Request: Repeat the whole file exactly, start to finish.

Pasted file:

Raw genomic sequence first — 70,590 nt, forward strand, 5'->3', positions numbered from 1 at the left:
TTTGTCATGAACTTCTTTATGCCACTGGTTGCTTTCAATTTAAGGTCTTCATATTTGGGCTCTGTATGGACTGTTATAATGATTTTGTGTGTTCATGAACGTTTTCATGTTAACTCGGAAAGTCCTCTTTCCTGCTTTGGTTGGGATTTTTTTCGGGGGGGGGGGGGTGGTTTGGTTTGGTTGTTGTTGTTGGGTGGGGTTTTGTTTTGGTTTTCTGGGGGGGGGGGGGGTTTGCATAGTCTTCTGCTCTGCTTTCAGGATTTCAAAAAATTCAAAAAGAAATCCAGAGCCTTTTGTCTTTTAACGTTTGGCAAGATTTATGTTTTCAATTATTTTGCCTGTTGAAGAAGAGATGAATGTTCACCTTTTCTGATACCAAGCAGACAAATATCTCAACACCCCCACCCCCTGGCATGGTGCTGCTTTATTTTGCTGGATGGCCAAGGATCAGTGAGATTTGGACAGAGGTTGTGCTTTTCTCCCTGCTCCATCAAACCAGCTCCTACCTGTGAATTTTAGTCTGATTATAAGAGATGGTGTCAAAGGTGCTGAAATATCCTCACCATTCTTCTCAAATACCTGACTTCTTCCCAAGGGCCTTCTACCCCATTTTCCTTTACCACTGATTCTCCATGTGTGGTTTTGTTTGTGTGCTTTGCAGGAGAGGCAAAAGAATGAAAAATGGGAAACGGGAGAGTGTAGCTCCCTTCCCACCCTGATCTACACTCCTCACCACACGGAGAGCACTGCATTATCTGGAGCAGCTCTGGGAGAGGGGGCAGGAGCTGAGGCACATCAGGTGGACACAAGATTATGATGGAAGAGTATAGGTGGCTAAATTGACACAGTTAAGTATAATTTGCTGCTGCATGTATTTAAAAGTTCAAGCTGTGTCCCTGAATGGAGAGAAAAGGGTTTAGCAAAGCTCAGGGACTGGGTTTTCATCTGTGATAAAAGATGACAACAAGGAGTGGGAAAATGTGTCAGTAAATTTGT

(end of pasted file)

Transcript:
Raw genomic sequence first — 70,590 nt, forward strand, 5'->3', positions numbered from 1 at the left:
TTTGTCATGAACTTCTTTATGCCACTGGTTGCTTTCAATTTAAGGTCTTCATATTTGGGCTCTGTATGGACTGTTATAATGATTTTGTGTGTTCATGAACGTTTTCATGTTAACTCGGAAAGTCCTCTTTCCTGCTTTGGTTGGGATTTTTTTCGGGGGGGGGGGGGTGGTTTGGTTTGGTTGTTGTTGTTGGGTGGGGTTTTGTTTTGGTTTTCTGGGGGGGGGGGGGGTTTGCATAGTCTTCTGCTCTGCTTTCAGGATTTCAAAAAATTCAAAAAGAAATCCAGAGCCTTTTGTCTTTTAACGTTTGGCAAGATTTATGTTTTCAATTATTTTGCCTGTTGAAGAAGAGATGAATGTTCACCTTTTCTGATACCAAGCAGACAAATATCTCAACACCCCCACCCCCTGGCATGGTGCTGCTTTATTTTGCTGGATGGCCAAGGATCAGTGAGATTTGGACAGAGGTTGTGCTTTTCTCCCTGCTCCATCAAACCAGCTCCTACCTGTGAATTTTAGTCTGATTATAAGAGATGGTGTCAAAGGTGCTGAAATATCCTCACCATTCTTCTCAAATACCTGACTTCTTCCCAAGGGCCTTCTACCCCATTTTCCTTTACCACTGATTCTCCATGTGTGGTTTTGTTTGTGTGCTTTGCAGGAGAGGCAAAAGAATGAAAAATGGGAAACGGGAGAGTGTAGCTCCCTTCCCACCCTGATCTACACTCCTCACCACACGGAGAGCACTGCATTATCTGGAGCAGCTCTGGGAGAGGGGGCAGGAGCTGAGGCACATCAGGTGGACACAAGATTATGATGGAAGAGTATAGGTGGCTAAATTGACACAGTTAAGTATAATTTGCTGCTGCATGTATTTAAAAGTTCAAGCTGTGTCCCTGAATGGAGAGAAAAGGGTTTAGCAAAGCTCAGGGACTGGGTTTTCATCTGTGATAAAAGATGACAACAAGGAGTGGGAAAATGTGTCAGTAAATTTGT